December 1, 2018
This tree/bush every fall has these copious white flowers if they can be called that. I can’t find it in my Carl Hunter books. Any ideas?
The plant in question is groundsel bush, Baccharis halimifolia. The plant is in the daisy family and native to the coastal areas of the southeastern US but it is spreading. We see it getting thicker and thicker every season on roadsides. It is showy in the late fall and early winter, but it freely reseeds itself and can become quite invasive. There are separate male and separate female flowers, with the females more showy. In the saltwater heavy native areas, it is commonly called Salt bush because it is tolerant of salt sprays.
November 24, 2018
She has a plant that grew up in another plant she purchased that she is unsure of. I have attached photos of the plant. Could you help us identify the type of plant? Thanks in advance for your help!
I believe the plant in question is commonly called groundsel bush – Baccharis halimifolia. It is the plant you see dotting the roadsides this time of year with white flowers. This plant is dioecious which means there are separate male and female plants. The showy one is the female, and the white color is actually silky hairs, much like you see on dandelion flowers. Female flowers will have many of these white bristles or hairs, while the male flowers will have few. They are fairly weedy looking until they begin their fall bloom. It freely reseeds itself, which could be the reason for it appearing in the potted plant.
November 11, 2017
These beautiful roadside shrubs are in full bloom along highway 65 in SE Arkansas. There seem to be male and female versions as you’ll see blooming next to non blooming trees. What are they?
We get this question almost every fall as the Groundsel bush (Baccharis halimifolia). There are separate female and separate male plants. The female plants have the showy flowers which are feathery seed pods similar to what a dandelion produces. They are a bit too aggressive to be a shrub in the home landscape.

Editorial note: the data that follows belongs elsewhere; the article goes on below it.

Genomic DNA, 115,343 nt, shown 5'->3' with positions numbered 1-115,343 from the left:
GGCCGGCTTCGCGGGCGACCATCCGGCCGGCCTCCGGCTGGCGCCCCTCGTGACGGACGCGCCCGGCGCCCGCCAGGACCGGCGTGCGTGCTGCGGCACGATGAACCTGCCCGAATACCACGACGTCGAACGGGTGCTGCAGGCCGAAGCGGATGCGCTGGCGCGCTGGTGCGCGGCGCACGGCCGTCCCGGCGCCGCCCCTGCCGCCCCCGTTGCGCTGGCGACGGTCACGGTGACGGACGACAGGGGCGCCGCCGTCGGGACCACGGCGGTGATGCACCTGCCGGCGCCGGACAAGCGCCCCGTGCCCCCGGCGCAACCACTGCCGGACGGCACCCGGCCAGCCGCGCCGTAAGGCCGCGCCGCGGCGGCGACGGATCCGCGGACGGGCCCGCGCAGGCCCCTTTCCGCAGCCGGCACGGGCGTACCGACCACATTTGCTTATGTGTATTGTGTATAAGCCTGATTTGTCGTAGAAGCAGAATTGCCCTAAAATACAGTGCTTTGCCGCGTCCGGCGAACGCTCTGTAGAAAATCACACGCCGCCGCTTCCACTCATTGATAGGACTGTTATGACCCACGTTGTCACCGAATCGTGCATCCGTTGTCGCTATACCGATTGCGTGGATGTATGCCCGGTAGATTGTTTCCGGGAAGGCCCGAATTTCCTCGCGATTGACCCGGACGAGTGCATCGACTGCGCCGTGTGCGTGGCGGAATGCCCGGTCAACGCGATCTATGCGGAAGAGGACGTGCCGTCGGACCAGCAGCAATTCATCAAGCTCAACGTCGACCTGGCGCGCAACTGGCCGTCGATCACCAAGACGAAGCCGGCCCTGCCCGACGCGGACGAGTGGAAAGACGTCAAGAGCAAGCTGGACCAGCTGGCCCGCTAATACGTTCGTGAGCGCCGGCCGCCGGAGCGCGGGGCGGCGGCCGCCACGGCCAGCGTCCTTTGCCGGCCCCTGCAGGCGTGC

Would you know what the small bushy trees along many roadsides and ditches are with narrow willow-type leaves and in November are covered in tiny white blooms? I had one that came up in my back yard in Maumelle this spring and it grew to 6 feet by the end of this season! I was wondering if I need to cut it down, thanks!
This is a common question every year. The plant in question is the Groundsel Bush, or Baccharis halimifolia. This native plant can be found commonly in the southern half of Arkansas. It is extremely showy this year. It is dioecious which means there are separate male and female plants. The showy one is the female, and the white color is actually silky hairs, much like you see on dandelion flowers. Female flowers will have many of these white bristles or hairs, while the male flowers will have few. They are fairly weedy looking until they begin their fall bloom. They have not been known to be that weedy in the U.S., but are considered a noxious weed in Australia. The jury is still out as to the groundsel's place in the home landscape. Watch it for a year or two and see if it spreads.
All links to external sites open in a new window. You may return to the University of Arkansas Division of Agriculture web site by closing this window when you are finished. We do not guarantee the accuracy of the information, or the accessibility for people with disabilities listed at any external site.
Links to commercial sites are provided for information and convenience only. Inclusion of sites does not imply University of Arkansas Division of Agriculture's approval of their product or service to the exclusion of others that may be similar, nor does it guarantee or warrant the standard of the products or service offered.
The mention of any commercial product in this web site does not imply its endorsement by the University of Arkansas Division of Agriculture over other products not named, nor does the omission imply that they are not satisfactory.